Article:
This 13 x 19 framed print by Grant Davis depicts Auburn’s Chris Davis’ incredible kick return against Alabama in the Iron Bowl.
The print is entitled
“The Second Miracle”
referring not only to the 1 second remaining on the clock but also the incredible fact that this was the second miracle play to occur in two consecutive games.
The most memorable play in a generation for Auburn has been replaced by perhaps the greatest play in college football history. In a season of miracles for the Tigers, there has never been – and never will be – one bigger than Chris Davis’ 109-yard return to dethrone No. 1 Alabama, 34-28.
As the 78th Iron Bowl ended and pandemonium erupted, with a dogpile of Auburn players in the end zone and thousands of fans rushing onto the field, there was mostly disbelief. About the entire game, which had turned wild even before the last play. About the stakes for Alabama, which seemed headed toward a third consecutive national title. About what it meant for Auburn, which has turned 3-9 last season into 11-1 and a trip to Saturday’s Southeastern Conference championship game in its first year under Gus Malzahn. But mostly about the massive amount of destiny that seems to be riding with the Tigers this season.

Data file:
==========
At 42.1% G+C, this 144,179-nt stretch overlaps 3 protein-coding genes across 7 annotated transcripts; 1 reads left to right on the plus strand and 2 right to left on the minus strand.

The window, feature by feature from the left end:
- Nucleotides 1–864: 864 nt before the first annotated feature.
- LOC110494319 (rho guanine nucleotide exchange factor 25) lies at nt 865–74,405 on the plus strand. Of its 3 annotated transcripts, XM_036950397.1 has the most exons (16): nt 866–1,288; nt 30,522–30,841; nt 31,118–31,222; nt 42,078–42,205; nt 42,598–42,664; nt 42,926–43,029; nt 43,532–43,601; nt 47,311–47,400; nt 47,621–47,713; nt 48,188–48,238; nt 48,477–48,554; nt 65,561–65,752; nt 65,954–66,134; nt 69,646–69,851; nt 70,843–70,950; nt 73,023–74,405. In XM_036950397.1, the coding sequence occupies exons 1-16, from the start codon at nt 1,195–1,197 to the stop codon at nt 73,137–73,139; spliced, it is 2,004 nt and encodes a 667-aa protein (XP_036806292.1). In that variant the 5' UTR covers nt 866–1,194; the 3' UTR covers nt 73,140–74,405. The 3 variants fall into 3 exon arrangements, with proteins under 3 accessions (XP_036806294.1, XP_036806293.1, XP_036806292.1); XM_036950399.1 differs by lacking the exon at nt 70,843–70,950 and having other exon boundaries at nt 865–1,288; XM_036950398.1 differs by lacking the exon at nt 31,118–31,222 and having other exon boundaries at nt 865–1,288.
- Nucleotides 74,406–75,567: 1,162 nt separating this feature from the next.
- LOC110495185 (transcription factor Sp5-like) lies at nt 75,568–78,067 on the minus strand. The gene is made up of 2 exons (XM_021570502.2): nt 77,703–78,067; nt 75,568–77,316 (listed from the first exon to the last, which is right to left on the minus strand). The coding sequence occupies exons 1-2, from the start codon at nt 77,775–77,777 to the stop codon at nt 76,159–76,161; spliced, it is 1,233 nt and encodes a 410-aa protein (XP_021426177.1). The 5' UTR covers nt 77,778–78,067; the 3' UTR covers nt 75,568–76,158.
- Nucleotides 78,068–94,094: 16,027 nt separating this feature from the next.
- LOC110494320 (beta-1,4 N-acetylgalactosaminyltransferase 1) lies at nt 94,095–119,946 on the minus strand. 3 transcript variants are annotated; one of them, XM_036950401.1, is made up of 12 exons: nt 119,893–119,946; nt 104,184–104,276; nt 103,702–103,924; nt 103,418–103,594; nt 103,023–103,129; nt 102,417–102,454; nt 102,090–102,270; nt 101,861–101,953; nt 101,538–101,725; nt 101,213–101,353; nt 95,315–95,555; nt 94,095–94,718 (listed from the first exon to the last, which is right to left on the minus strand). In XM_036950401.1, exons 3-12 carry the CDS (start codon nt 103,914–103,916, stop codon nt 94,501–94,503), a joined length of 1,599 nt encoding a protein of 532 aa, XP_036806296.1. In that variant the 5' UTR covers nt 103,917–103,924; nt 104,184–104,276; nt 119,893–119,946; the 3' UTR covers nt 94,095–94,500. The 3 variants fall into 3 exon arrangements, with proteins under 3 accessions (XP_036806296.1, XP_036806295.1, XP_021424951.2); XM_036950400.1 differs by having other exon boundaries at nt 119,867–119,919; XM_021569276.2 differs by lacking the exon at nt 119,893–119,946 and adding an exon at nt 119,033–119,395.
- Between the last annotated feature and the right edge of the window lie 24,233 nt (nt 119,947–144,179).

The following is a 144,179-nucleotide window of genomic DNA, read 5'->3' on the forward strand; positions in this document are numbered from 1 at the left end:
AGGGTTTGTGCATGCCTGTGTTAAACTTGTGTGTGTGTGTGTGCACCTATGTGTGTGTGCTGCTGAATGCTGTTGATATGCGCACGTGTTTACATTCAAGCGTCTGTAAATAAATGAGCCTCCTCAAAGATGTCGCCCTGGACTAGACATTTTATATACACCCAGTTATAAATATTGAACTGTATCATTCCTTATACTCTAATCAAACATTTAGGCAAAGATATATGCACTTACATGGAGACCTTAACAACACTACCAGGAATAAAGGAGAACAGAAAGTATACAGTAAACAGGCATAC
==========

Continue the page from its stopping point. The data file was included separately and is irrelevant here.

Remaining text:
“We talked about that we wanted to keep it close, and if we could get it to the fourth quarter playing at home, with our crowd, we would find a way to win,” Malzahn said. “You know, the way we won the last two weeks is really unbelievable.”
Think fate isn’t on Auburn’s side?
Officials actually signaled that regulation ended after Yeldon ran to the Auburn 38 before being shoved out of bounds; only after video replay did they put one second back on the clock. It turned out that was just enough time for Alabama to make a momentous decision: It would send freshman Adam Griffith out for a 57-yard field goal.
“The wind was behind him, one second left, so you’re thinking what could go wrong if he gets it up?” Auburn athletics director Jay Jacobs said. “The worst thing you think is it may get blocked.”